"The revolutionaries among the Syrians are losing ground among their own population," says Lambert, "firstly to armed groups and secondly to more extremist ideologies that are undoubtedly taking root."
Ahmad, who is featured in Lambert's longer report Syria: Across the Lines, is an example of what is happening to a generation, he believes. Once part of the regime, he became disillusioned and joined a local armed group. Then he was injured and saw them lose ground so "was compelled to up it slightly."
"His shift from regime, to quite a gentle idealistic rebel who genuinely wanted a free democratic process and a democratically elected ruler, he really wasn't asking for any more than that when I first met him. By the end of it, it's a finger in the air and I want to be a martyr and he did join al-Nusra. He really was an extraordinary avatar for a lot of the young men I met" says Lambert.
These days, perhaps as a result of this, the regime is being more liberal with their journalistic visas. "There's a kind of opening up, because this is the kind of opening up that I think suits the regime in many ways. This is the conflict they want everybody to know about. Bashar's got the war he always wanted and now that's given him a chance to let people in and see it. This is a war that he can not only fight, but he can probably win."
As a filmmaker, Lambert tells me he is interested in "ordinary people in extraordinary situations" and explains that he is always struck by how regular life manages to function. Though prices are high in Syria, he says, there is occasionally electricity, there is water and people are eating. Living conditions may be off the scale, but you can always sense a "kind of a gentle and very visceral humanity that will always exist."
Still, the conflict is very much a pervasive part of everyday life. In ‘Across the Lines,' a man dressed in a white head scarf, Mohammed, rides his motorbike into the fields to check on his sugar beets. As his crops grow in what has now become a no man's land in the dividing line between Sunnis and Alawites, for the last year he has not been able to harvest them. When he tries, he is fired upon; the film becomes shaky and he runs for cover. "It seems like he was used to being shot at," Lambert tells me.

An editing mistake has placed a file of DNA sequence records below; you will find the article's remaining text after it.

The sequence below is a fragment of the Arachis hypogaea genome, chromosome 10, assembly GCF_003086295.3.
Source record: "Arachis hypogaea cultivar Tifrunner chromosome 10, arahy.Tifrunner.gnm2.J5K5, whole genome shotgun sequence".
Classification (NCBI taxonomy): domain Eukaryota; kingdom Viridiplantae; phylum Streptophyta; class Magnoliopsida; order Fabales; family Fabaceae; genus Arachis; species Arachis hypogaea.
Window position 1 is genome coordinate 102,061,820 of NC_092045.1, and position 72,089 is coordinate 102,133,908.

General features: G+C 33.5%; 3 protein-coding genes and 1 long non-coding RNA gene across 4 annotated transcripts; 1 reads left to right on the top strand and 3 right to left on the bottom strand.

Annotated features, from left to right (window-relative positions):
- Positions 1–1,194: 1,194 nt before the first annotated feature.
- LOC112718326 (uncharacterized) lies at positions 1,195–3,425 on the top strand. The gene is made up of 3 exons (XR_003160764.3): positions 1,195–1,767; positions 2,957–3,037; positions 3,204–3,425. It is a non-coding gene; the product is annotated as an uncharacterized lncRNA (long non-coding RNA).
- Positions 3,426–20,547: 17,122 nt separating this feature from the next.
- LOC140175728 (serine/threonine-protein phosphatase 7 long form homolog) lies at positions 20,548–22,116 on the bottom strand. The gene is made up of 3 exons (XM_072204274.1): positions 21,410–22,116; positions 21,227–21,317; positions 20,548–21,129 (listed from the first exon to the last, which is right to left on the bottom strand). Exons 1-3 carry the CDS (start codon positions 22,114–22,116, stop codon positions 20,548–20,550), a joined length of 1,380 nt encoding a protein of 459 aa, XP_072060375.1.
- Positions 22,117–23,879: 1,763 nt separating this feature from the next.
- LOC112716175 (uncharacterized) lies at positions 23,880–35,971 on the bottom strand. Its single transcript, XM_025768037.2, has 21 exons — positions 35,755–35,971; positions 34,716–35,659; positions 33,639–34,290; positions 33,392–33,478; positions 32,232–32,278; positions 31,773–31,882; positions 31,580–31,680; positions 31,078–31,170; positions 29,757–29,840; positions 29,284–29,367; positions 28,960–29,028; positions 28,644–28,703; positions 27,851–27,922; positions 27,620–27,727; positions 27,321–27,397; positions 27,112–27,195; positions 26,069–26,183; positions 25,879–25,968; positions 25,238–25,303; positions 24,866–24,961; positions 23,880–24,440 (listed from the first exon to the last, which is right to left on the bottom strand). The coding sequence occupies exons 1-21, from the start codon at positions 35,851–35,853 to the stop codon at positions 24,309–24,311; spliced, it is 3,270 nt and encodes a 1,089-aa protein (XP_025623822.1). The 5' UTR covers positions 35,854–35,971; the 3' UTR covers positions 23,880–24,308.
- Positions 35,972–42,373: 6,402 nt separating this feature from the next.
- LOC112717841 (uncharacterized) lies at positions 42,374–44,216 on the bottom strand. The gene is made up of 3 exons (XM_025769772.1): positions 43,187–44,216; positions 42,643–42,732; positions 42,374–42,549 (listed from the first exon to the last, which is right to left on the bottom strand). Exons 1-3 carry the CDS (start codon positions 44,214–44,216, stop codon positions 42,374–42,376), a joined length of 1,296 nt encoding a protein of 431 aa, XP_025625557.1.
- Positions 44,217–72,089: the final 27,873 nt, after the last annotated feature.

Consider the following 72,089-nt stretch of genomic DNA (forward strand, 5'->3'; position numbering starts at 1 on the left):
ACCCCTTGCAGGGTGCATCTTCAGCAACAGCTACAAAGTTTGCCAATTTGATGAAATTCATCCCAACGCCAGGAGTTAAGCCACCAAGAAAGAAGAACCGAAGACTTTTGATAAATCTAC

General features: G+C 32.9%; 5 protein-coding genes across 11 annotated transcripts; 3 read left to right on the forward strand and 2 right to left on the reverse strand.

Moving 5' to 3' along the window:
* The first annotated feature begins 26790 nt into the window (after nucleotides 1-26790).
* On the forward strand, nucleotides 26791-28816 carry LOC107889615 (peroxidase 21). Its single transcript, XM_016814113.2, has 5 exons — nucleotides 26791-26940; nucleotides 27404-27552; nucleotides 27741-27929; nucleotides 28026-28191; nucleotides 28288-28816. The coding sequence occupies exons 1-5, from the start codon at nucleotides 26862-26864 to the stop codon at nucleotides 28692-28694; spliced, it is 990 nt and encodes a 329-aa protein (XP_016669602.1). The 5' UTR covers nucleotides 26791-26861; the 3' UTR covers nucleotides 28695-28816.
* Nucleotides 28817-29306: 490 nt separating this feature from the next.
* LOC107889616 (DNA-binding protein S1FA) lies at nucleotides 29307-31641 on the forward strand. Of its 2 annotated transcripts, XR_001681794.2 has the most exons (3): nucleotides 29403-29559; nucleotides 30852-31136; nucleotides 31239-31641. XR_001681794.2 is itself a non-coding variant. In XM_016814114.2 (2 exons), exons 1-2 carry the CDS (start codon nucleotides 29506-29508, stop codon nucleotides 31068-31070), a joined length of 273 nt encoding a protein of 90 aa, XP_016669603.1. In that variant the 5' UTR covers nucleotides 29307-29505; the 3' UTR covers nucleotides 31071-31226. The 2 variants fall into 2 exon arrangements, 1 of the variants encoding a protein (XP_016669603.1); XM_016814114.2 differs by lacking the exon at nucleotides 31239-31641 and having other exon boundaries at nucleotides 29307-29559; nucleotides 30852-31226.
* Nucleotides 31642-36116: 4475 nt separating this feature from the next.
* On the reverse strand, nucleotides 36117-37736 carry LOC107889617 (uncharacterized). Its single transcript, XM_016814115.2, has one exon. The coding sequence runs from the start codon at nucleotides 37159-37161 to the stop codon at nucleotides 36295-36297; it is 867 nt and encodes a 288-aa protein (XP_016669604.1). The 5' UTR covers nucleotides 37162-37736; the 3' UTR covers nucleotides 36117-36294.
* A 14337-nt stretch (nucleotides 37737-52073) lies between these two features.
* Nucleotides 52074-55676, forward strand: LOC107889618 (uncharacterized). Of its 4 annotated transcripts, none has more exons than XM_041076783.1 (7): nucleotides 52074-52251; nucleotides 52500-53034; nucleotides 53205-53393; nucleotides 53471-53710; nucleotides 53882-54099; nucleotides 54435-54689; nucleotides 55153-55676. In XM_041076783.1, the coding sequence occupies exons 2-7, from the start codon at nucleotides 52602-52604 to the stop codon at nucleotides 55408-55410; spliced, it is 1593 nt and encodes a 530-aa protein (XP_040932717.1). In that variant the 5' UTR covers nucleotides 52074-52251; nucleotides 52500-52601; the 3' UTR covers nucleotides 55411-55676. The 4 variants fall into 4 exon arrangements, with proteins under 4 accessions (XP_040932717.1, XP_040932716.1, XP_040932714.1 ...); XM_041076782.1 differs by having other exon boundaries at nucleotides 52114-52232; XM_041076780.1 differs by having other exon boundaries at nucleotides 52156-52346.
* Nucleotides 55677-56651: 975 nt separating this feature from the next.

Off camera, Mohammed told Lambert that many people are choosing between going to look after their crops or staying at home to look after their families. Because they can't do both the majority are staying at home. "My sense of it was that the conflict was like a blanket that covered every element of people's lives, it's everywhere," he says. "You can smell it, you can hear it, you can feel it. There's no part of that area where I lived that is not just ridden with this conflict."
"It's affecting family relationships" he continues, "it's killing people, it's stopping friends, people can't farm their land, they can't leave their houses, they can't go to work, they can't earn money, they can't support their families, they're getting killed."
When Lambert first arrived at the valley he found it shockingly beautiful, the kind of place you "couldn't believe" a war would be taking place in. The first night he saw the shelling, he almost didn't believe it was shelling. Yet "there was rarely a day when I didn't see someone dying or dead."
"What that meant was that by the end of the first week when you hear a mortar being fired then, when you've actually seen the impact it's had and you've smelt the blood, then suddenly that sound is incredibly frightening and far more potent than it was when I first arrived. It was incremental." The regime, he believes, is aware of the noise and its power. "It's a very effective way of reminding a population of your presence."
Published in Middle East Monitor